A speech by Federal Reserve Chair Jerome Powell as well as the minutes from the latest US central bank meeting will form a key focus for investors trying to gauge how many more interest rate hikes might follow the one they’re expecting next month.
US trade talks with China will also be closely watched amid signs of progress.
“We are putting the trade war on hold. Right now, we have agreed to put the tariffs on hold while we try to execute the framework,” US Treasury Secretary Steven Mnuchin told Fox News Sunday.
The Fed’s Powell is scheduled to speak in Stockholm on Friday, while minutes from this month’s Federal Open Market Committee meeting will be released first, on Wednesday.
"The May FOMC minutes should show broad support for a small overshoot of the Fed's inflation target, consistent with adding 'symmetric' to the statement," TD Securities said in a note on Friday.
"This slightly dovish message may be paired with more optimism on the inflation outlook but more concern about slowing global growth and protectionism,” according to TD Securities. "Markets may be exposed to dovish views after pricing in more hikes recently."
Other Fed officials set to speak this week include Raphael Bostic, Patrick Harker and Neel Kashkari today, William Dudley on Thursday, as well as Charles Evans and Robert Kaplan on Friday.
Fresh data on the US economy will arrive in the form of reports on the Chicago Fed activity index, due today; Richmond Fed manufacturing index, due Tuesday; PMI composite, and new home sales, due Wednesday; weekly jobless claims, FHFA house price index, existing home sales, and Kansas City manufacturing index, due Thursday; and durable goods orders, and consumer sentiment, due Friday.
Wall Street ended steady to weaker on Friday. The Dow Jones Industrial Average finished the day little changed from the previous close, while the Standard & Poor’s 500 Index fell 0.3 percent, while the Nasdaq Composite Index declined 0.4 percent.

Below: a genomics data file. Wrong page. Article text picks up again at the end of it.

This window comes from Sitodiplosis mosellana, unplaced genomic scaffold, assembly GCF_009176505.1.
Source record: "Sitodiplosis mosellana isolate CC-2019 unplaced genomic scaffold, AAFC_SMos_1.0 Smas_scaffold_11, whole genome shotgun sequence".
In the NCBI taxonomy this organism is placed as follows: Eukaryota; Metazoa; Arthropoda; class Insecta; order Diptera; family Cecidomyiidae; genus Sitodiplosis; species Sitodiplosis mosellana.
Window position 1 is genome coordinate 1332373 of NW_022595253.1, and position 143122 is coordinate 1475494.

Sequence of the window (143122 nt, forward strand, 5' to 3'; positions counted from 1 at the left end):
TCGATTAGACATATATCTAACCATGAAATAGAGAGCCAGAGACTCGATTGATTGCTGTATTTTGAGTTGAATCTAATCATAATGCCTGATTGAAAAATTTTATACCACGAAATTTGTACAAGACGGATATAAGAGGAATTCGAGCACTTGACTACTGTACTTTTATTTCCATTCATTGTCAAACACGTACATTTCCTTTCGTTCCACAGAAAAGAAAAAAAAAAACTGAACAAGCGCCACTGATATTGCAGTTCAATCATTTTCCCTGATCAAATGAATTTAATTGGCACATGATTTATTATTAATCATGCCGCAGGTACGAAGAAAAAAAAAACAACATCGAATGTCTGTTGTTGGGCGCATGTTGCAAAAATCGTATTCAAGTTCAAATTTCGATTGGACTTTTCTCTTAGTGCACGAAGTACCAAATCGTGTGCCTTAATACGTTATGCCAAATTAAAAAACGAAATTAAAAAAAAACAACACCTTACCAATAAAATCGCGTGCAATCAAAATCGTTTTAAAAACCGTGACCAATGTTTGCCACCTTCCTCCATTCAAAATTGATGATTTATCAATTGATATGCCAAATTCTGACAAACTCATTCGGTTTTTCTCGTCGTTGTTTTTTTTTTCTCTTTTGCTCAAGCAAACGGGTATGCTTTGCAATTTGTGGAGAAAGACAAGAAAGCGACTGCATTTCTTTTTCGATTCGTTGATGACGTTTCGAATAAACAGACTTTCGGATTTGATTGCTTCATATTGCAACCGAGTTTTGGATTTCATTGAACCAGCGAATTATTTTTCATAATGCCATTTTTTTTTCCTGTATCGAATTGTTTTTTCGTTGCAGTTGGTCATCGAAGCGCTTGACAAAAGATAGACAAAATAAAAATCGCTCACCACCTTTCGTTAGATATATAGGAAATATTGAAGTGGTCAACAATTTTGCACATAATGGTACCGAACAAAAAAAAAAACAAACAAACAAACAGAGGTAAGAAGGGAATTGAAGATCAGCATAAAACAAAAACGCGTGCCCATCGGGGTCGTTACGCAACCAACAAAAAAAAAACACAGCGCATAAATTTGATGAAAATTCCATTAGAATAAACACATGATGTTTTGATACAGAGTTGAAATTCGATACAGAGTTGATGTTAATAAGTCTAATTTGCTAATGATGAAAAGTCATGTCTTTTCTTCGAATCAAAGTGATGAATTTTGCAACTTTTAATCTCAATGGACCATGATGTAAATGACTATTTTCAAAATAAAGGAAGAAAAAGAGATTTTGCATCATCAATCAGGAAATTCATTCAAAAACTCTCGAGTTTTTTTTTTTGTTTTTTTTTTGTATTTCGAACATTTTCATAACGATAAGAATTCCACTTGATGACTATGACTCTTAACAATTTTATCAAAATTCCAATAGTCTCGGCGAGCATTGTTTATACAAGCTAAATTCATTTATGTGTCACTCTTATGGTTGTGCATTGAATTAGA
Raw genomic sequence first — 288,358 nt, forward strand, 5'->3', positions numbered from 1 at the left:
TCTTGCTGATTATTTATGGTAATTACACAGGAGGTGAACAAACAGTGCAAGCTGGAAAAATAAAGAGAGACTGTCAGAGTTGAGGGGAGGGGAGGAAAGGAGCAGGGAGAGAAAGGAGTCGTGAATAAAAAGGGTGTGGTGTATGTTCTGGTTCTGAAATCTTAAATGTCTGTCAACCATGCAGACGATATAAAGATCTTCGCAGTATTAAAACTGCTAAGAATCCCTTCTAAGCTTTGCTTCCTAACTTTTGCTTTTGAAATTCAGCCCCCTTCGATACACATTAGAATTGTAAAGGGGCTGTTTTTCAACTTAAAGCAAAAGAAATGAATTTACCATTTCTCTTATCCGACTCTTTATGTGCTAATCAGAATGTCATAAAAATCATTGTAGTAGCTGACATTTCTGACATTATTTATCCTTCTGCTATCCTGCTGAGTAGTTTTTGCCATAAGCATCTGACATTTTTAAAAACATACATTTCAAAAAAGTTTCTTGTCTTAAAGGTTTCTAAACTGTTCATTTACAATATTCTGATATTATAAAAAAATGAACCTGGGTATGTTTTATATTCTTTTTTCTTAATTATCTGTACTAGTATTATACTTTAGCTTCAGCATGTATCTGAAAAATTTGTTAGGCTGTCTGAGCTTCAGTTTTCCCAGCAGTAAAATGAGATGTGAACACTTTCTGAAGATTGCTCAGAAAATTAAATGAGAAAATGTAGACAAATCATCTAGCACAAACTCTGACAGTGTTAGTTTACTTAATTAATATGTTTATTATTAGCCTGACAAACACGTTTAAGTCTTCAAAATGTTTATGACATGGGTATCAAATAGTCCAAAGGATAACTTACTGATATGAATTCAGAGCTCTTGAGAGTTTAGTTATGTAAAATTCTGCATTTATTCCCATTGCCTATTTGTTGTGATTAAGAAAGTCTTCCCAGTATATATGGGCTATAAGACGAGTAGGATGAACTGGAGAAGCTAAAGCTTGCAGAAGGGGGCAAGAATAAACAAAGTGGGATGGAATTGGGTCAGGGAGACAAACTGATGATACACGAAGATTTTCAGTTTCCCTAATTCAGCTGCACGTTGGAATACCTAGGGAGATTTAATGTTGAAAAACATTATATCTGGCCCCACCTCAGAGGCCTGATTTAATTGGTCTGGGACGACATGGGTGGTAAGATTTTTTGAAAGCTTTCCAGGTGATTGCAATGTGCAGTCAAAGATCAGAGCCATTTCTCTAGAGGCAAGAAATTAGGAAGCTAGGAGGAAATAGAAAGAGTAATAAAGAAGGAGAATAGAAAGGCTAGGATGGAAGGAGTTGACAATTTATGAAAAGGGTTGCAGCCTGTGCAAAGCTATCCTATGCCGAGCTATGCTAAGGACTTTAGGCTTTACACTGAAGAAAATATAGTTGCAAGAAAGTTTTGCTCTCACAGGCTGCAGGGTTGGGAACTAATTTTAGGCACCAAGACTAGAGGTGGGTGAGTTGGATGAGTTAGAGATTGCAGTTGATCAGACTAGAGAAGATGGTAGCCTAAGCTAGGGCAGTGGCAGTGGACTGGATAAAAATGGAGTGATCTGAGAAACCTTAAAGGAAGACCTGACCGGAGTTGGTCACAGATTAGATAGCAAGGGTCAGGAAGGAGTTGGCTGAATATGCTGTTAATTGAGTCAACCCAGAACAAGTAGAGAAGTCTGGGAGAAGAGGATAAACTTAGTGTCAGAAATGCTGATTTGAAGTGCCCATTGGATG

An 8.3 percent slide in shares of Applied Materials on Friday — after it posted results that failed to meet expectations and downgraded its outlook — weighed on Wall Street.
"Smartphone sales have been below expectations, particularly for high-end models. And in response, both semiconductor and display suppliers have made adjustments to their capacity planning," CEO Gary Dickerson told investors on Thursday's earnings call, CNBC reported.
US Treasuries rose on Friday, sending the yield on the 10-year note to 3.06 percent.
Wall Street’s three benchmark indexes posted declines for the week.
“The difficulty of investing is on the rise, that is largely a factor of inflationary pressures becoming more prevalent and interest rates on the cusp of a regime change,” Terry Sandven, senior equity strategist at US Bank Wealth Management in Minneapolis, told Reuters.
While oil prices slipped on Friday, they still posted gains for the sixth consecutive week and may continue their ascent in the short term, according to Reuters.
"So far, investors have shrugged off any threat that a higher oil price may pose to economic growth," John Higgins, chief markets economist, at Capital Economics said in a note on Friday. "We think that investors are right to be relaxed about the rising price of oil.
"Today, there is less chance that a higher price of oil will lead to much higher inflation, and so less need for the Fed to act very aggressively," according to Higgins. "Looking ahead, though, we suspect that oil and equities will both falter, as demand in the global economy cools and supply in the oil market grows again."
In Europe, the Stoxx 600 Index fell on Friday, down 0.3 percent, though closed 0.7 percent higher for the week.